David Ornstein insisted there was a “good chance” Fenway Sports Group (FSG) would sell Liverpool, while the journalist also revealed a timeframe for any future takeover.

On Monday Ornstein broke in the Athletic that Liverpool had been put up for sale and that a full sales presentation had been produced for interested parties.

However, the Reds owners FSG subsequently released a statement that read: “There have been a number of recent changes of ownership and rumours of changes in ownership at EPL clubs and inevitably we are asked regularly about Fenway Sports Group’s ownership in Liverpool.

“FSG has frequently received expressions of interest from third parties seeking to become shareholders in Liverpool. FSG has said before that under the right terms and conditions we would consider new shareholders if it was in the best interests of Liverpool as a club.

“FSG remains fully committed to the success of Liverpool, both on and off the pitch.”

Will Liverpool be sold and if so when?

There has been a general sense of uncertainty over FSG’s current position – will FSG sell the club imminently? If so who is likely to buy the Reds?

On Monday Fan group Spirit of Shankly wrote to the club asking for clarification on the matter.

However, on the Athletic Football podcast, Ornstein attempted to shed some light on the situation. The journalist claimed that although there is a “good chance” a deal for the club will be completed, it is unlikely to be any time soon.

Ornstein claimed: “Fenway Sports Group have put Liverpool up for sale and they are open to the sale of the whole club, and that’s the difference here because when our story came out, there was quite a lot of reaction on social media suggesting this is just what we always knew, that a part of it may go.

“And a part of it may go. It may not turn out to be a full sale, but they have invited offers for a full sale.

“They have sent out a full sales deck or presentation, documentation inviting interested parties to come forward.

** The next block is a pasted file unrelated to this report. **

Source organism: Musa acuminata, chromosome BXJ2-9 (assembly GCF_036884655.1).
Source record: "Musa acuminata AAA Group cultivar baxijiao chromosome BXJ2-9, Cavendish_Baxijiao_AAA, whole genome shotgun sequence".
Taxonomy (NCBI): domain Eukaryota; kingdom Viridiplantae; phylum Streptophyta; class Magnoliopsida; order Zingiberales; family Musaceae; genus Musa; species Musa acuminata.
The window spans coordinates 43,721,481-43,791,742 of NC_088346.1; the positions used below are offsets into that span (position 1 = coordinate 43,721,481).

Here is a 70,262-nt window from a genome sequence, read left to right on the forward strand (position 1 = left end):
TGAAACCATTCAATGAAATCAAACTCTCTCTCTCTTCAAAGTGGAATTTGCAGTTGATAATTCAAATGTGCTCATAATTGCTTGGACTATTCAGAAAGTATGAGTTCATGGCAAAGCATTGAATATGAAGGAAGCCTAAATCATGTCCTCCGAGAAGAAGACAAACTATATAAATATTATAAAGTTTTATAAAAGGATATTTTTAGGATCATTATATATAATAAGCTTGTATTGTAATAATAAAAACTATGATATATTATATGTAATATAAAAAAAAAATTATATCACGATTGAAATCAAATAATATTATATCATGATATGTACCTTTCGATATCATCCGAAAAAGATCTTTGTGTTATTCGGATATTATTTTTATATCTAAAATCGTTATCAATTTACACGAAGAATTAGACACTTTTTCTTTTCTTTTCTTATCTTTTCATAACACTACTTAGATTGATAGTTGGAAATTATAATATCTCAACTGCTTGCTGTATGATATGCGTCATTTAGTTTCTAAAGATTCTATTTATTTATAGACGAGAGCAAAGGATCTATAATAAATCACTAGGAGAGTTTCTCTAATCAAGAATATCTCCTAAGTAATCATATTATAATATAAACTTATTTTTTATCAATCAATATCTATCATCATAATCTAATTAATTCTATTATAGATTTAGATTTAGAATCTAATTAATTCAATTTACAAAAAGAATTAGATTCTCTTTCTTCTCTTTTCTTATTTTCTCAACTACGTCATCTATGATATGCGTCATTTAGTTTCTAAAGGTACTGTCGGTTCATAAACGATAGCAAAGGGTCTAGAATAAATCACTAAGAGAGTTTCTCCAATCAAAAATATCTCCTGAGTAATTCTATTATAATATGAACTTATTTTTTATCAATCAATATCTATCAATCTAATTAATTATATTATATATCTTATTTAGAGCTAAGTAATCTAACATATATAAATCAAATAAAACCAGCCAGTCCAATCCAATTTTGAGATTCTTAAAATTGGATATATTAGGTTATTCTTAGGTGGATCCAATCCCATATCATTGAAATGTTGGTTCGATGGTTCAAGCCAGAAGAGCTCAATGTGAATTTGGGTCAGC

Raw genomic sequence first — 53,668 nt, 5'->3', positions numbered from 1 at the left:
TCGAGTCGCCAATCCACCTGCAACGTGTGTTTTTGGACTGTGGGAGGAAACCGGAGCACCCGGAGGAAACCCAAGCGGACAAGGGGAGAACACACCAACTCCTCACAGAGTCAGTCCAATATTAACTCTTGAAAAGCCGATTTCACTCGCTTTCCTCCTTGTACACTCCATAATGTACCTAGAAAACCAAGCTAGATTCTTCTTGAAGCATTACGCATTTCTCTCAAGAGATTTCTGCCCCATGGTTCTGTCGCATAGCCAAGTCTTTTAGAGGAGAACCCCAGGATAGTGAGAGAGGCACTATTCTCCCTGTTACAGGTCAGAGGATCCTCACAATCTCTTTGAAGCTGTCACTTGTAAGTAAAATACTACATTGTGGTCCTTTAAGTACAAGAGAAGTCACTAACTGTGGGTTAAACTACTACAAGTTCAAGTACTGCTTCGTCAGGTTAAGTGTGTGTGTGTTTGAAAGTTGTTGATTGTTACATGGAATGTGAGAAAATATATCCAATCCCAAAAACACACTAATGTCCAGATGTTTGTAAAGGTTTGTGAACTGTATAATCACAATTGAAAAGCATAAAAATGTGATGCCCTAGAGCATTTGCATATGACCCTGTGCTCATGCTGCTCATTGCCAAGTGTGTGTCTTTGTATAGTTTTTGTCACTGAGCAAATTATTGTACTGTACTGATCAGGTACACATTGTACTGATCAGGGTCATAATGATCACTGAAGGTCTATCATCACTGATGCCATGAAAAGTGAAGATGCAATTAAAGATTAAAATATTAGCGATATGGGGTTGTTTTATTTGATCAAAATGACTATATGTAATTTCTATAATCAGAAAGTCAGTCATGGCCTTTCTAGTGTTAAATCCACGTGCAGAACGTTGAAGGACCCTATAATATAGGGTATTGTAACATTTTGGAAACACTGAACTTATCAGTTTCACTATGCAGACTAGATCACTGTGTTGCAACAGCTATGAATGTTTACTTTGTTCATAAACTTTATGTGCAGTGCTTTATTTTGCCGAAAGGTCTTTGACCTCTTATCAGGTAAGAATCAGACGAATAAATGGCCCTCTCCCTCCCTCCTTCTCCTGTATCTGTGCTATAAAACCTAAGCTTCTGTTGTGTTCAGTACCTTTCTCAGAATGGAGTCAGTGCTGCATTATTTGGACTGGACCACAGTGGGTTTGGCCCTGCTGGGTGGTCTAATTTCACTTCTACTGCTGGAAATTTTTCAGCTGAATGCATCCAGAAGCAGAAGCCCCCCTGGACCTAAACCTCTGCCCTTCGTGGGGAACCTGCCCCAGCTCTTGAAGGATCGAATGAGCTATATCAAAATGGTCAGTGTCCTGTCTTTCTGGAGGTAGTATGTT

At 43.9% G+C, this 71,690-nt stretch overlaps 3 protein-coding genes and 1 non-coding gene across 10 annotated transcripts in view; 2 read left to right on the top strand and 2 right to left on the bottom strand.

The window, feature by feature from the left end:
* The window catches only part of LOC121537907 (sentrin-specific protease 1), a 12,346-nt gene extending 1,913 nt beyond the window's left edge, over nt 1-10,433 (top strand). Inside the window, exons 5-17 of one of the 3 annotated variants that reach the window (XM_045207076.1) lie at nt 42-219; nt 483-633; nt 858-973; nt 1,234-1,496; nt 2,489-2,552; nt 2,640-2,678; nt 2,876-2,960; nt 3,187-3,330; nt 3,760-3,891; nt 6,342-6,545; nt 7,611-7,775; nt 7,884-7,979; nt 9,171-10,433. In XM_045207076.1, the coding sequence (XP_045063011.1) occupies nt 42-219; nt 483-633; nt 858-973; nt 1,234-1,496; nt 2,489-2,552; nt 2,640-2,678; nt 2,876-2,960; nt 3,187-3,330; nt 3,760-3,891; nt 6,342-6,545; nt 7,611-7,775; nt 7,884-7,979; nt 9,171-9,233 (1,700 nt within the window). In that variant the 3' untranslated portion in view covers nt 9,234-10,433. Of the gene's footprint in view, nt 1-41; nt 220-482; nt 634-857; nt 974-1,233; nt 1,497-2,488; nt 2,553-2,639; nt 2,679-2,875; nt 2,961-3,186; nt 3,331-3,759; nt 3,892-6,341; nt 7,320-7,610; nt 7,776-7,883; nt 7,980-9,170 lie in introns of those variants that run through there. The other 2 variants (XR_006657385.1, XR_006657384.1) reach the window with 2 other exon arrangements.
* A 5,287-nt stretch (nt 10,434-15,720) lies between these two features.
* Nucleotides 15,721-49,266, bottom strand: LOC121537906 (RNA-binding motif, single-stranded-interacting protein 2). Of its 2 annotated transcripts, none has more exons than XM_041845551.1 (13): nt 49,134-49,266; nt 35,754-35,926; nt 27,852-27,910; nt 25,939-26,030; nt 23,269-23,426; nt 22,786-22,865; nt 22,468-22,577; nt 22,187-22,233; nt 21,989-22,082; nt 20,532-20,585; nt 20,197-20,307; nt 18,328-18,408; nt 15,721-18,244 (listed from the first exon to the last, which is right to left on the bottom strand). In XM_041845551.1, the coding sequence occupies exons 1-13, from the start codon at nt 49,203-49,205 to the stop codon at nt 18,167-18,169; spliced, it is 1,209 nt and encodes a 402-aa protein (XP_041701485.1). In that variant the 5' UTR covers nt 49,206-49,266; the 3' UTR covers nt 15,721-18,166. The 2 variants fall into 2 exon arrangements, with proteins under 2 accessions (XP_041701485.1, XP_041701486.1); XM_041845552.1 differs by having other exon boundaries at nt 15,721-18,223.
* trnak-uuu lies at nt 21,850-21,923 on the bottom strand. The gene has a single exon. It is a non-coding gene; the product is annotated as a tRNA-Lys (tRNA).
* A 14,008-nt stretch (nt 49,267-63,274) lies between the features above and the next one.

“This may be exploratory, I think this is the start of an evaluation process. FSG have explored situations in the past that haven’t come to anything, and this might not come to anything, a deal might not be done.

“But equally, there is a good chance of it now, and they, as they said in their statement that they released to us, in the right terms and conditions and circumstances, they are open to considering new shareholders.

“They didn’t say additional shareholders, and so it’s crystal clear what’s happening here in terms of their willingness to listen.

“I’ve spoken to people around the situation that think this is not imminent, but in the next couple of years, they may get there.

“Jurgen Klopp is aware of it and that means that this situation is incredibly interesting and important.”

Who will buy Liverpool?

Ornstein insisted that FSG have been “very clear” that the club will only be sold to the “right people”.

He also added that the club’s owners may have lost the urge to “keep pace” with the financial wealth of Manchester City and Newcastle, who have investment from Abu Dhabi and Saudi Arabia respectively.

Ornstein explained: “Liverpool, FSG I should say, have been very clear internally from what I’ve heard that if they’re going to sell it needs to be – to what they consider – the right people, who exhibit the right political and sporting plans, intentions, values and continue the trajectory that they have been on.

“They may not feel that they have the ability to keep up in this arms race, and that’s certainly something that I have got the feeling of from our conversations around this story.

“Are they prepared to go for another five or 10 years and try and keep pace with these guys?

“Michael Edwards was sporting director, he decided to step aside after a decade and they listened to him in that hierarchy, still, from what I’ve heard.

“Whether it was more personal, in terms of his decision to end this cycle, or whether he felt others at the club should be doing the same, I don’t know precisely. I suspect he wasn’t alone in that feeling, and that perhaps explains a bit of this as well.”